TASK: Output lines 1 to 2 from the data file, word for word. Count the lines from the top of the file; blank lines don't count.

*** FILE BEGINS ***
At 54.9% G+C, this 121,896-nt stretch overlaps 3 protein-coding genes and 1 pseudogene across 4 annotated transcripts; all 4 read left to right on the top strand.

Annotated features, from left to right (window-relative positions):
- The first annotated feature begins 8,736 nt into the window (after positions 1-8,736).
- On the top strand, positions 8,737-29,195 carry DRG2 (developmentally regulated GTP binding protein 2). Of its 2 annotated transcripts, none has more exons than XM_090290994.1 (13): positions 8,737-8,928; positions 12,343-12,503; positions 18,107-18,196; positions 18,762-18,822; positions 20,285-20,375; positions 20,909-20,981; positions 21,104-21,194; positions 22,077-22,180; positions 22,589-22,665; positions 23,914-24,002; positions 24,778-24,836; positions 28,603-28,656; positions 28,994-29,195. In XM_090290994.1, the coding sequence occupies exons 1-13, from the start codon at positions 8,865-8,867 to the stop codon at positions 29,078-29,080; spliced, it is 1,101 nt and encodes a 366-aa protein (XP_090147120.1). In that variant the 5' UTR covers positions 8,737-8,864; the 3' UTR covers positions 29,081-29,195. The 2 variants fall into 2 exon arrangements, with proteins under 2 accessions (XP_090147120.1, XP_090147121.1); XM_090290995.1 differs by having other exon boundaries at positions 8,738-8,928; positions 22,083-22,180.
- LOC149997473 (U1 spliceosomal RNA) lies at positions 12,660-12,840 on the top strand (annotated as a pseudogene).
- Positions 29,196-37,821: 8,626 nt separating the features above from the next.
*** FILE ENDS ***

At 54.9% G+C, this 121,896-nt stretch overlaps 3 protein-coding genes and 1 pseudogene across 4 annotated transcripts; all 4 read left to right on the top strand.

Annotated features, from left to right (window-relative positions):